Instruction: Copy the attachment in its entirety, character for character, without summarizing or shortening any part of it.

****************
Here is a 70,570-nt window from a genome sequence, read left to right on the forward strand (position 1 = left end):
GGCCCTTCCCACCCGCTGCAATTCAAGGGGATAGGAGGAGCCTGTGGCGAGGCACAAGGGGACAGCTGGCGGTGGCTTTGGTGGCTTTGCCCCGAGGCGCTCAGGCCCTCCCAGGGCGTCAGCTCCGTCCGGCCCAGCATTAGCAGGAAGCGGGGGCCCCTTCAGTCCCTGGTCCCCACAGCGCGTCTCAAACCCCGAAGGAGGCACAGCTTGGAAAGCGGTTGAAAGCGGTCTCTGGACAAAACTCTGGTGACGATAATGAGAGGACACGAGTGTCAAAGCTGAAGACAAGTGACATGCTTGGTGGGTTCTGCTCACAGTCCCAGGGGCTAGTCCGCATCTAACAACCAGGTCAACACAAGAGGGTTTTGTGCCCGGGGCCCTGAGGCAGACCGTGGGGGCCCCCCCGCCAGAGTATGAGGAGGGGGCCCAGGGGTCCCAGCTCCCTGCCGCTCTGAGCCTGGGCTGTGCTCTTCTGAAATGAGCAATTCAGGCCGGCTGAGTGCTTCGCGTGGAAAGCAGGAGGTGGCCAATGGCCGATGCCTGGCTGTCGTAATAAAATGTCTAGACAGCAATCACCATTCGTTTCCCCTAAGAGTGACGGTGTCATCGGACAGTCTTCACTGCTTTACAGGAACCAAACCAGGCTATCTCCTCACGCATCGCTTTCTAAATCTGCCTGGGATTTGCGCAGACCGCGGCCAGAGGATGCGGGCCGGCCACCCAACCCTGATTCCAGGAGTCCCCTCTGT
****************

Here is a 70,570-nt window from a genome sequence, read left to right on the forward strand (position 1 = left end):
GGCCCTTCCCACCCGCTGCAATTCAAGGGGATAGGAGGAGCCTGTGGCGAGGCACAAGGGGACAGCTGGCGGTGGCTTTGGTGGCTTTGCCCCGAGGCGCTCAGGCCCTCCCAGGGCGTCAGCTCCGTCCGGCCCAGCATTAGCAGGAAGCGGGGGCCCCTTCAGTCCCTGGTCCCCACAGCGCGTCTCAAACCCCGAAGGAGGCACAGCTTGGAAAGCGGTTGAAAGCGGTCTCTGGACAAAACTCTGGTGACGATAATGAGAGGACACGAGTGTCAAAGCTGAAGACAAGTGACATGCTTGGTGGGTTCTGCTCACAGTCCCAGGGGCTAGTCCGCATCTAACAACCAGGTCAACACAAGAGGGTTTTGTGCCCGGGGCCCTGAGGCAGACCGTGGGGGCCCCCCCGCCAGAGTATGAGGAGGGGGCCCAGGGGTCCCAGCTCCCTGCCGCTCTGAGCCTGGGCTGTGCTCTTCTGAAATGAGCAATTCAGGCCGGCTGAGTGCTTCGCGTGGAAAGCAGGAGGTGGCCAATGGCCGATGCCTGGCTGTCGTAATAAAATGTCTAGACAGCAATCACCATTCGTTTCCCCTAAGAGTGACGGTGTCATCGGACAGTCTTCACTGCTTTACAGGAACCAAACCAGGCTATCTCCTCACGCATCGCTTTCTAAATCTGCCTGGGATTTGCGCAGACCGCGGCCAGAGGATGCGGGCCGGCCACCCAACCCTGATTCCAGGAGTCCCCTCTGT